I DIY replicated a Warp Core with lights and sounds

I used an ESP32 with multi relay mod and a Adafruit sound board enclosed in a 3d printed housing

to create a Galaxy Class Warp core.

I made a few clips and posted them on imgur.


are the 3D parts available like on printables
and will you post more of the projekt facts

My proficiency in 3D modeling was lacking and time was not on my side, my detail oriented obsession led me to seek out a superior model. Through meticulous adaptation, I merged elements from the linked design with my own creation, resulting in a hybrid of unparalleled complexity. Ironically, the fusion of the two models demanded more time than the reprinting of the Toroid’s themselves, which is what I was trying to avoid… “I am pleased to see that we have differences. May we together become greater than the sum of both of us.” — Surak

I won’t post my file, If you want to make a warp core I recommend CrazyJ’s file. Warp Core v2 by CrazyJ - Thingiverse

Starting with the Toroid’s, I printed each one using Clear PLA+ filament, attempting to capture the essence of the celestial glow of the warp core’s power.

For the remaining components, I opted for black PLA+ filament, meticulously sanding and painting each piece with a coat of Dark Iron spray paint to achieve a regal finish.

For the thin vertical tension members, I utilized wooden Dowels painted black, lending a touch of stability and sophistication to the structure. Though, I must confess, I would have preferred piano wire if it had been available.

With the finesse of a Starfleet engineer, I assembled the core using cyanoacrylate adhesive (instant glue), separating it into two primary sections. The upper section houses the Reaction Chamber and Power Transfer Conduit, while the lower section cradles the base and the lower half of the Toroid’s.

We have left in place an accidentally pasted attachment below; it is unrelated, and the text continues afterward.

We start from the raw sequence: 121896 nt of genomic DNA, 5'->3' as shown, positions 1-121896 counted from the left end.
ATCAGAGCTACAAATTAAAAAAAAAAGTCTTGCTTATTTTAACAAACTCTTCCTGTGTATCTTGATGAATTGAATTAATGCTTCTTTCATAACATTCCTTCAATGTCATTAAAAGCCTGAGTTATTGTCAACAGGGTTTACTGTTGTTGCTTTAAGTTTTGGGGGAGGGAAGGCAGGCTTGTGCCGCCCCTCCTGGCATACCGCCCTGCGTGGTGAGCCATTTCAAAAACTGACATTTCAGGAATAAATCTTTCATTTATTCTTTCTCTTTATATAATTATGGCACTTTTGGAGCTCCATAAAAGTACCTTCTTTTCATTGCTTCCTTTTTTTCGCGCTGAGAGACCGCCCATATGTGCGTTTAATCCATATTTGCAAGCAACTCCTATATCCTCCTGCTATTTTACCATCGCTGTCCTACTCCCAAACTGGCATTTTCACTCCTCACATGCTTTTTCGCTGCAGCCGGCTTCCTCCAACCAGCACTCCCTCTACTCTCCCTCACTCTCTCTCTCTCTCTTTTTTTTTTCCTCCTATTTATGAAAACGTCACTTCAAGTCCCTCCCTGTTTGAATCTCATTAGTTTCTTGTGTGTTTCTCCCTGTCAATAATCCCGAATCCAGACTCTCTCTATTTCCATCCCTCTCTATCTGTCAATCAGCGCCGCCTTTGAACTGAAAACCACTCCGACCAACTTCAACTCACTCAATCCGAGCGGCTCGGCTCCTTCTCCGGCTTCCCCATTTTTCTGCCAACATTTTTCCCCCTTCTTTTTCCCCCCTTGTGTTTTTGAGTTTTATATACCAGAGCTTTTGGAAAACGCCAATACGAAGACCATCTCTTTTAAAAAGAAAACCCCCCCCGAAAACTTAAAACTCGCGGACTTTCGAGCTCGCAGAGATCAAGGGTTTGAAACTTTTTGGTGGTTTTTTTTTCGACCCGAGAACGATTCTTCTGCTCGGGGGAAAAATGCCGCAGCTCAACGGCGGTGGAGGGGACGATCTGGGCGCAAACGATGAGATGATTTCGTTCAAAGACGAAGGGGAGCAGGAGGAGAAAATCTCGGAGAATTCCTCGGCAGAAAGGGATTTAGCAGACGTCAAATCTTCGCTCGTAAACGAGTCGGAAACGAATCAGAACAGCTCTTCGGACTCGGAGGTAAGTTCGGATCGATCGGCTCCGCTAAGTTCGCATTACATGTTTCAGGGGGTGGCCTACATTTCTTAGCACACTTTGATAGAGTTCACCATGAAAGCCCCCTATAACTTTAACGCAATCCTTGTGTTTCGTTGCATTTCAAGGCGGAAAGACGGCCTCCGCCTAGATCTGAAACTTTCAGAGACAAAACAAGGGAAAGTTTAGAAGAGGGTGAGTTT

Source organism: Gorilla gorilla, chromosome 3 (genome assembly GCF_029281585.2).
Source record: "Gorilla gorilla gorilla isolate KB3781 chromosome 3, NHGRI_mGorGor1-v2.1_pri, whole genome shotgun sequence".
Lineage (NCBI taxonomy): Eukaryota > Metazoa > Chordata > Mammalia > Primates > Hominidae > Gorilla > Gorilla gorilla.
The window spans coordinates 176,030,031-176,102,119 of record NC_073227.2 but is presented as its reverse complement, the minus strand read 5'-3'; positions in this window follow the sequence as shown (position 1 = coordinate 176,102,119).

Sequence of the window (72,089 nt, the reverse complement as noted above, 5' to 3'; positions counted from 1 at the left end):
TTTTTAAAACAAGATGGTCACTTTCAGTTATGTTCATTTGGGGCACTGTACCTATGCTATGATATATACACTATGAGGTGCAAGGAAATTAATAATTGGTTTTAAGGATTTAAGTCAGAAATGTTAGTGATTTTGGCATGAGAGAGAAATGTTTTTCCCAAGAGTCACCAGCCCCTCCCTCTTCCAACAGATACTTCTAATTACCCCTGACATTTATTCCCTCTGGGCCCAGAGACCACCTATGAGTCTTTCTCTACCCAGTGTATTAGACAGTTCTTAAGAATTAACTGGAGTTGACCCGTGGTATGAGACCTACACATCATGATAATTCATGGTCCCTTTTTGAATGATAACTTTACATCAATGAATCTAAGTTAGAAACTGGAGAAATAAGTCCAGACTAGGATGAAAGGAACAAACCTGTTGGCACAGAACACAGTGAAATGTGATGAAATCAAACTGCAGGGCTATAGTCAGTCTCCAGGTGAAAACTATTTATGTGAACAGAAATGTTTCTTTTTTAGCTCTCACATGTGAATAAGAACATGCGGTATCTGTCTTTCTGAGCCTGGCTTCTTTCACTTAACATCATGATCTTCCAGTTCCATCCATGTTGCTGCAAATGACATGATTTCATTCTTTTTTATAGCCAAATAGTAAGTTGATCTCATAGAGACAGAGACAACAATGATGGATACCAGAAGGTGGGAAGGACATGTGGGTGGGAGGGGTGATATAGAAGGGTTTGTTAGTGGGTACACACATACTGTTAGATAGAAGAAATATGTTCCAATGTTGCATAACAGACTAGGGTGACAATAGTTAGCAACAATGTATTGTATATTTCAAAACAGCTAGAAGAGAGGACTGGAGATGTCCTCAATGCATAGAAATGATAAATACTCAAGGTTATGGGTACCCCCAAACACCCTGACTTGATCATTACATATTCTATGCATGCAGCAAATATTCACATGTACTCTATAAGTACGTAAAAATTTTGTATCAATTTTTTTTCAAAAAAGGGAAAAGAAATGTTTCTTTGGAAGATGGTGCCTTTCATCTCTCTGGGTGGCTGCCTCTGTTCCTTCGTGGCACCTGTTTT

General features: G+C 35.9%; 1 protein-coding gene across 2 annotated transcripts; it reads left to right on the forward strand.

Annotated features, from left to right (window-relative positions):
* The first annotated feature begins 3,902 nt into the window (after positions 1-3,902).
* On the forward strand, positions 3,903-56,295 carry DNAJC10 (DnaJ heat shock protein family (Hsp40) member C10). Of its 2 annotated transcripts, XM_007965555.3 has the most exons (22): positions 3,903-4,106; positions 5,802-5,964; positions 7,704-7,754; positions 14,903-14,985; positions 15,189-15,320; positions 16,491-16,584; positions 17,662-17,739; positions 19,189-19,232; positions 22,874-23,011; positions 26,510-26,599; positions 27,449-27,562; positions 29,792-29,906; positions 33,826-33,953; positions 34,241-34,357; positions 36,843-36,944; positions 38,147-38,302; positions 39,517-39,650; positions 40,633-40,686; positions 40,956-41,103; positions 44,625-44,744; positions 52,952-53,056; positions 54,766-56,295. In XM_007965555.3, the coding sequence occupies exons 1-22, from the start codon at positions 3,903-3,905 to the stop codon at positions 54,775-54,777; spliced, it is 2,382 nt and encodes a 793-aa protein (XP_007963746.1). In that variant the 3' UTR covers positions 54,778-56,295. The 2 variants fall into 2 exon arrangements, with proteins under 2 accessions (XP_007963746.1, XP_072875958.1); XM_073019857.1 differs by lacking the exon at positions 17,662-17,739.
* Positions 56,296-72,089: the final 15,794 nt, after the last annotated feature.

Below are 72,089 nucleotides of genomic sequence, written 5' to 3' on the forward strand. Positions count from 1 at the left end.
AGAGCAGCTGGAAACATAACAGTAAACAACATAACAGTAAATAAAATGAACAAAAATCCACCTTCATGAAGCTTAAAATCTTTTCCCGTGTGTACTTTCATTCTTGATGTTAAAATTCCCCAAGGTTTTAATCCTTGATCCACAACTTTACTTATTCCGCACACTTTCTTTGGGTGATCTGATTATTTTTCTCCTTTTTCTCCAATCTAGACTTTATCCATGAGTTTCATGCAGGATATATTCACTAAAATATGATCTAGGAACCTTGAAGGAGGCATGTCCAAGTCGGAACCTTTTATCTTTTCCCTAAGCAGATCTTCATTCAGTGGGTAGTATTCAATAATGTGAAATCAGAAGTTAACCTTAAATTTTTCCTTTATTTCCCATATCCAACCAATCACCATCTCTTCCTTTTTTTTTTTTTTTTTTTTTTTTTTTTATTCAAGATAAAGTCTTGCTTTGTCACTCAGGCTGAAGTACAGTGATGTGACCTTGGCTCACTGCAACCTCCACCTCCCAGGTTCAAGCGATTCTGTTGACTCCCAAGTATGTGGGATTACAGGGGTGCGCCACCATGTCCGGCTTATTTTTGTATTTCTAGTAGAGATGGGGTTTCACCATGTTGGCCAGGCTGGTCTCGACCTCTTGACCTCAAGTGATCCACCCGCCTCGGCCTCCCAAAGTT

At the heart of the warp core assembly, I fused together an array of components, invoking the power of 300 5V WS2812B Addressable RGB LEDs, an ESP32 with a breakout board, a 1000uF Capacitor on the power line, a 68 ohm resistor on the data line, a 3-pin connector, a 5V power adaptor tip, along with some heat shrink and wire.

I crafted two LED strips, this one was composed of 54 5V WS2812B Addressable RGB LEDs, a 1000uF Capacitor on the power line, a 68 ohm resistor on the data line, a 3-pin connector, a selection of heat shrink tubing, and a generous length of approximately 30 cm three-wire cable.

As a cadet in coding and soldering, I sought a sound card with minimal potential points of failure. After diligent research, I discovered the Adafruit sound board. Its user-friendly interface allows for the customization of .wav files, while its multiple trigger pins offered the possibility of activation via relay pins on the ESP32 within the WLED framework.

thank you sir for the advice